Ghent University and a number of research oriented companies, such
as Ablynx, Innogenetics, Cropdesign and Bayer Cropscience, are
situated in the central and southern part of the city.
As the largest city in East Flanders,
Ghent has many hospitals,
schools and shopping streets.
Flanders Expo, the biggest event hall in
Flanders and the second biggest in Belgium, is also located in Ghent.
Tourism is becoming a major employer in the local area.[citation
needed] Recently a local business man donated a substantial amount of
money to have all the kerbs lowered by two inches in the city
As one of the largest cities in Belgium,
Ghent has a highly developed
The R4 ringroad
By car the city is accessible via two motorways:
The E40 connects
Ostend to the west, and with
Liège to the east.
The E17 connects
Antwerp to the north, and
Lille to the south.
Ghent also has two ringways:
The R4 connects the outskirts of
Ghent with each other and the
surrounding villages, and also leads to the E40 and E17 roads.
The R40 connects the different downtown quarters with each other and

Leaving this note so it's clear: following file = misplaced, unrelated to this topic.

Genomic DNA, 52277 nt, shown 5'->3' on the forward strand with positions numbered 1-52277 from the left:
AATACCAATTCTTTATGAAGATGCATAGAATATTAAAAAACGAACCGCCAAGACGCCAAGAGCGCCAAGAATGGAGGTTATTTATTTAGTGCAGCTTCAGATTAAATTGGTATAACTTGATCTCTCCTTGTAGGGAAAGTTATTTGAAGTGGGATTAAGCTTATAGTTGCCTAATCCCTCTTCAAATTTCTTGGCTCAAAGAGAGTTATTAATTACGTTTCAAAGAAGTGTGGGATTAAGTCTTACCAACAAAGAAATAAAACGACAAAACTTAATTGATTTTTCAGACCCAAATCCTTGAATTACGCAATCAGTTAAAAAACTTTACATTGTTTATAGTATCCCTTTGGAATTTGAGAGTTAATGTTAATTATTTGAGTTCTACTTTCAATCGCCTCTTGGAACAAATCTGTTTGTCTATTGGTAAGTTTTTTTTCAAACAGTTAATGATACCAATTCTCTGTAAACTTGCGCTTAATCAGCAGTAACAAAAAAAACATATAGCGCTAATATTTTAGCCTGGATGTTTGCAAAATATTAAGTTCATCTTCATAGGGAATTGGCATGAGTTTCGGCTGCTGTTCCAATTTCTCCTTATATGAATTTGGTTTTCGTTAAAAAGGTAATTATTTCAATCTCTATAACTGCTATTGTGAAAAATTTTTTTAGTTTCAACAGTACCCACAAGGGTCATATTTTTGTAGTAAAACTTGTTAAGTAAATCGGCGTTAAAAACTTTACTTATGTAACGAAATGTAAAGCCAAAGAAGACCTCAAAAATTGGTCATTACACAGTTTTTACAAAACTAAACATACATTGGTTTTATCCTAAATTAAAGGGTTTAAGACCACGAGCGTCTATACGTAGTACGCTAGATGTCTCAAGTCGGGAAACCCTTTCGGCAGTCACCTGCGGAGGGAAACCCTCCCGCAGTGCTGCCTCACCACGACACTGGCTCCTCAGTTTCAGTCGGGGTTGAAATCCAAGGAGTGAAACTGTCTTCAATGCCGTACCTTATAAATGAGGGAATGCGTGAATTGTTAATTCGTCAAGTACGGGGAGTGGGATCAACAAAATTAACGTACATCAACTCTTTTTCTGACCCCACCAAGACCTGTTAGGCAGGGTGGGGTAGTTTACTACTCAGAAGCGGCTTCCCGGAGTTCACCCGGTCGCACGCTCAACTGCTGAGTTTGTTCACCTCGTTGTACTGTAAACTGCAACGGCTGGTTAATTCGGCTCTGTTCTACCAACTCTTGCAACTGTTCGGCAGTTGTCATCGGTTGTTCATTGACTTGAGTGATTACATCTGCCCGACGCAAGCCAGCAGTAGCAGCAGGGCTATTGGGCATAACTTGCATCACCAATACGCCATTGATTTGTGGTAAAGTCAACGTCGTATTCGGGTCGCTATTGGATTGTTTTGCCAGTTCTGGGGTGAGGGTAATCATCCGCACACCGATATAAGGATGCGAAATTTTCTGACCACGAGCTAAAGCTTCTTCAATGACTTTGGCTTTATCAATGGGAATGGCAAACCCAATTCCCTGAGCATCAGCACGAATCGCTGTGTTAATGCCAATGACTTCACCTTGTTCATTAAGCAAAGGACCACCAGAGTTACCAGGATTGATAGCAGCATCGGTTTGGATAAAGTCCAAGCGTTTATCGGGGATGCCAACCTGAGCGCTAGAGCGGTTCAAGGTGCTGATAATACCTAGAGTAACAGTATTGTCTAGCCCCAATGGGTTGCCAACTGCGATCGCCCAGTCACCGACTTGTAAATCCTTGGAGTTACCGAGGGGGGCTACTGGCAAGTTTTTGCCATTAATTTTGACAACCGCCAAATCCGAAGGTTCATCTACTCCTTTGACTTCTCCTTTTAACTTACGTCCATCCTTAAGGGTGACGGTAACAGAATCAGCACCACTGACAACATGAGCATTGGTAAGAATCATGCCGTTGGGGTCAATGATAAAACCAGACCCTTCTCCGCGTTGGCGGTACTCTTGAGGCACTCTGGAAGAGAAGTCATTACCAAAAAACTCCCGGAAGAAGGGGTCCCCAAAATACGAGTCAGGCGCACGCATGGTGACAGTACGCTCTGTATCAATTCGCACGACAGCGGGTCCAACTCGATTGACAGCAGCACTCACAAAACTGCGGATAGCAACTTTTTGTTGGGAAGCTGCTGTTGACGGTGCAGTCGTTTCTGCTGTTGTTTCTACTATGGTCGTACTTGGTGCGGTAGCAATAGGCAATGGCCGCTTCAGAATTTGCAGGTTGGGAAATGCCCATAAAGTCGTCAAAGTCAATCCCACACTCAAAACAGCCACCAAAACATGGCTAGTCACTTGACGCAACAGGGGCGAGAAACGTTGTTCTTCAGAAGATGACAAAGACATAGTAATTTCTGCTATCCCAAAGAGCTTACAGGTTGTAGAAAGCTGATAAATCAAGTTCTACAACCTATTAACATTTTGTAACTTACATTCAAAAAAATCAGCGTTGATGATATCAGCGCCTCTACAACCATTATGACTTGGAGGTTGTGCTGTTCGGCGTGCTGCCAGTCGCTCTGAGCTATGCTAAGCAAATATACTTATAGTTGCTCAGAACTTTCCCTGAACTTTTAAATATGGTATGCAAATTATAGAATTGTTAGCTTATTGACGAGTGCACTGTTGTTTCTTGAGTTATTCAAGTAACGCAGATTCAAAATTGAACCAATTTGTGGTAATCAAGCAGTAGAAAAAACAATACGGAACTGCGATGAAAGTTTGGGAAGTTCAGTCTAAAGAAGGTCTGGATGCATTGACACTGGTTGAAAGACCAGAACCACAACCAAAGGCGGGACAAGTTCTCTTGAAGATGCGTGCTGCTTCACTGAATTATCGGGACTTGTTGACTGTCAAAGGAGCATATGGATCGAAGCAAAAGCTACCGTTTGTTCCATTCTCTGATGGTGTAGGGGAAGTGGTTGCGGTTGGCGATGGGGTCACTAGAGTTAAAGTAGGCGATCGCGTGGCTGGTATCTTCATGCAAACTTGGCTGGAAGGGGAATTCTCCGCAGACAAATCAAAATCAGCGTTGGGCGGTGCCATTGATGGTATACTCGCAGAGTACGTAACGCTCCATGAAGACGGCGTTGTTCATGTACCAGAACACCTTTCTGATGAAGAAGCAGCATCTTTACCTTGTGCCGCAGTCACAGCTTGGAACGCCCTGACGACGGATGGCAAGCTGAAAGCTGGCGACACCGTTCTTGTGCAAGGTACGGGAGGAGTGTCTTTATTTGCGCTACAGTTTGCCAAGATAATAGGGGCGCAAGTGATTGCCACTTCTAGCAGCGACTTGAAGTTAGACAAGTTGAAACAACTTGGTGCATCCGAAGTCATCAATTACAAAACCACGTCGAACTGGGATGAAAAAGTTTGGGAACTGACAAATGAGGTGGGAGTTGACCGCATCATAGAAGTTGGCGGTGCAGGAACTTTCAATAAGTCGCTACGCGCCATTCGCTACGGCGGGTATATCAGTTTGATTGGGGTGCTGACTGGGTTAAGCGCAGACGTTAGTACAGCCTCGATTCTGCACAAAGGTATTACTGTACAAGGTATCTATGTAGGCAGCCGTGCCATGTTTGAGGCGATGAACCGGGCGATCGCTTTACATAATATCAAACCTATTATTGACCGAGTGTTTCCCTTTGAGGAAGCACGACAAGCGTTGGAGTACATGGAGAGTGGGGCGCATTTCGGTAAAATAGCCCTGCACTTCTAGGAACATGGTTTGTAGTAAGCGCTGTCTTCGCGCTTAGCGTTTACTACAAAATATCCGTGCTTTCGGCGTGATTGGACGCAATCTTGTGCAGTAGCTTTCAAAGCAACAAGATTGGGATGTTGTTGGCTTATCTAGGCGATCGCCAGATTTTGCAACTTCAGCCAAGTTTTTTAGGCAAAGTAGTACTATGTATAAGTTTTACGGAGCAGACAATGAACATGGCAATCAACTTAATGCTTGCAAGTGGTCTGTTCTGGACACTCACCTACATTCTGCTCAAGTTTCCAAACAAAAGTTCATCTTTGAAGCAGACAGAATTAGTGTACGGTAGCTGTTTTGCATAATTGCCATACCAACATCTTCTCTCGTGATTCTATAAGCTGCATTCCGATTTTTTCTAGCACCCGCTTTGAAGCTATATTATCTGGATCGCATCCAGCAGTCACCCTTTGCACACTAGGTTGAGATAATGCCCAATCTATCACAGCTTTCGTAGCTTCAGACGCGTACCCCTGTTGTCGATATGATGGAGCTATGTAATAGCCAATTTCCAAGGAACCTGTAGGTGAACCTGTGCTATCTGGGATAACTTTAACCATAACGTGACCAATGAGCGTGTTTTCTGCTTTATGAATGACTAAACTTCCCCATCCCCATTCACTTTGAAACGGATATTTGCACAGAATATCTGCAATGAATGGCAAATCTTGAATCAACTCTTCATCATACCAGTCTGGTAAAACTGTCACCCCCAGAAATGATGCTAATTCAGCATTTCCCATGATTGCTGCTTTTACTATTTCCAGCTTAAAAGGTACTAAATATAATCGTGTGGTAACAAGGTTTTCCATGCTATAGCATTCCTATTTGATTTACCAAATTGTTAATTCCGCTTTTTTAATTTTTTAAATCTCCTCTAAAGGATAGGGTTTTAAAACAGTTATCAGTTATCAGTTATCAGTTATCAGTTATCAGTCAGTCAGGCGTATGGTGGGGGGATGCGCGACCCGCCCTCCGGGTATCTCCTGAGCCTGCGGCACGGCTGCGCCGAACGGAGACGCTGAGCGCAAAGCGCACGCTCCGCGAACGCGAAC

provides access to the main avenues.
Gent-Sint-Pieters railway station, Ghent
The municipality of
Ghent comprises five railway stations:
Gent-Sint-Pieters Station: an international railway station with
connections to Bruges, Brussels, Antwerp, Kortrijk, other Belgian
towns and Lille. The station also offers a direct connection to
Gent-Dampoort Station: an intercity railway station with connections
to Sint-Niklaas, Antwerp,
Kortrijk and Eeklo.
Gentbrugge Station: a regional railway station in between the two main
railway stations, Sint-Pieters and Dampoort.
Wondelgem Station: a regional railway station with connections to
Eeklo once an hour.
Drongen Station: a regional railway station in the village of Drongen
with connections to
Bruges once an hour.
Ghent has an extensive network of public transport lines, operated by
A HermeLijn low-floor tram in Ghent
Main article: Trams in Ghent
Flanders Expo – Sint-Pieters-Station – Korenmarkt (city
Wondelgem - Evergem
Zwijnaarde Bibliotheek - Sint-Pieters-Station - Zonnestraat
(city centre) - Brabantdam - Zuid - Melle Leeuw (fuse of line 21 and
22 as of May 2017)
Line 4: UZ - Sint-Pieters-Station – Muide – Korenmarkt (city
centre) – Zuid – Moscou
Zwijnaarde Bibliotheek - Sint-Pieters-Station – Zonnestraat
(city centre) – Zuid – Melle Leeuw (fused into line 2)
Line 22: Kouter - Bijlokehof - Sint-Pieters-Station – Zonnestraat
(city centre) – Zuid –
Gentbrugge (fused into line 2)
Van Hool articulated bus in Ghent
Line 3: Mariakerke – Korenmarkt (city centre) – Dampoort –
Gentbrugge (formerly a trolleybus line; see picture below)
Line 5: Van Beverenplein – Sint-Jacobs (city centre) – Zuid –
Heuvelpoort - Nieuw-Gent